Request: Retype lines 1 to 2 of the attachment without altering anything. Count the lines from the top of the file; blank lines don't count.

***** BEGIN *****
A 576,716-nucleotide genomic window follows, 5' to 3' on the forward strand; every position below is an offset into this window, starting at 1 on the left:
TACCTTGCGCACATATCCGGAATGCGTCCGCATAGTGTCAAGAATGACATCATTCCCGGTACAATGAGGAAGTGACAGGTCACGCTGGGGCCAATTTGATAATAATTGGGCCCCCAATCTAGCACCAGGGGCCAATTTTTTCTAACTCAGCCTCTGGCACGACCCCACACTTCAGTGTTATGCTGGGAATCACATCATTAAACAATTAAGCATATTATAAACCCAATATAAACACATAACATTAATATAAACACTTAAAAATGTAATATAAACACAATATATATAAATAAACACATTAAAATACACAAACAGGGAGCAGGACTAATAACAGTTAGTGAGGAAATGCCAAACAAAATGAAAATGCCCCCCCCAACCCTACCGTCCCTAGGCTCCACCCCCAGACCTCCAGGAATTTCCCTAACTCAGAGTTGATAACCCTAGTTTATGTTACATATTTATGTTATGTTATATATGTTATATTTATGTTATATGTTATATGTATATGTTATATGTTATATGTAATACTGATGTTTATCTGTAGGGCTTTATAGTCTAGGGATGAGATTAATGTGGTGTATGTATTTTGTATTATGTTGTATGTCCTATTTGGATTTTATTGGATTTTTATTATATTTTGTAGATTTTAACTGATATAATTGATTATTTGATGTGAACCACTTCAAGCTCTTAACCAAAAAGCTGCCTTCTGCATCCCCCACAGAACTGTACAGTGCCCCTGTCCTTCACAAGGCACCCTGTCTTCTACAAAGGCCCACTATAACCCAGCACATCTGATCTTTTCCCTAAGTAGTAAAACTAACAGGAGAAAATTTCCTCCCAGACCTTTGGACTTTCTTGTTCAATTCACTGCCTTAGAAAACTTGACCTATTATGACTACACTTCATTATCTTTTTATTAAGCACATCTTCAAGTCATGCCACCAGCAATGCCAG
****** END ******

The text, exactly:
A 576,716-nucleotide genomic window follows, 5' to 3' on the forward strand; every position below is an offset into this window, starting at 1 on the left:
TACCTTGCGCACATATCCGGAATGCGTCCGCATAGTGTCAAGAATGACATCATTCCCGGTACAATGAGGAAGTGACAGGTCACGCTGGGGCCAATTTGATAATAATTGGGCCCCCAATCTAGCACCAGGGGCCAATTTTTTCTAACTCAGCCTCTGGCACGACCCCACACTTCAGTGTTATGCTGGGAATCACATCATTAAACAATTAAGCATATTATAAACCCAATATAAACACATAACATTAATATAAACACTTAAAAATGTAATATAAACACAATATATATAAATAAACACATTAAAATACACAAACAGGGAGCAGGACTAATAACAGTTAGTGAGGAAATGCCAAACAAAATGAAAATGCCCCCCCCAACCCTACCGTCCCTAGGCTCCACCCCCAGACCTCCAGGAATTTCCCTAACTCAGAGTTGATAACCCTAGTTTATGTTACATATTTATGTTATGTTATATATGTTATATTTATGTTATATGTTATATGTATATGTTATATGTTATATGTAATACTGATGTTTATCTGTAGGGCTTTATAGTCTAGGGATGAGATTAATGTGGTGTATGTATTTTGTATTATGTTGTATGTCCTATTTGGATTTTATTGGATTTTTATTATATTTTGTAGATTTTAACTGATATAATTGATTATTTGATGTGAACCACTTCAAGCTCTTAACCAAAAAGCTGCCTTCTGCATCCCCCACAGAACTGTACAGTGCCCCTGTCCTTCACAAGGCACCCTGTCTTCTACAAAGGCCCACTATAACCCAGCACATCTGATCTTTTCCCTAAGTAGTAAAACTAACAGGAGAAAATTTCCTCCCAGACCTTTGGACTTTCTTGTTCAATTCACTGCCTTAGAAAACTTGACCTATTATGACTACACTTCATTATCTTTTTATTAAGCACATCTTCAAGTCATGCCACCAGCAATGCCAG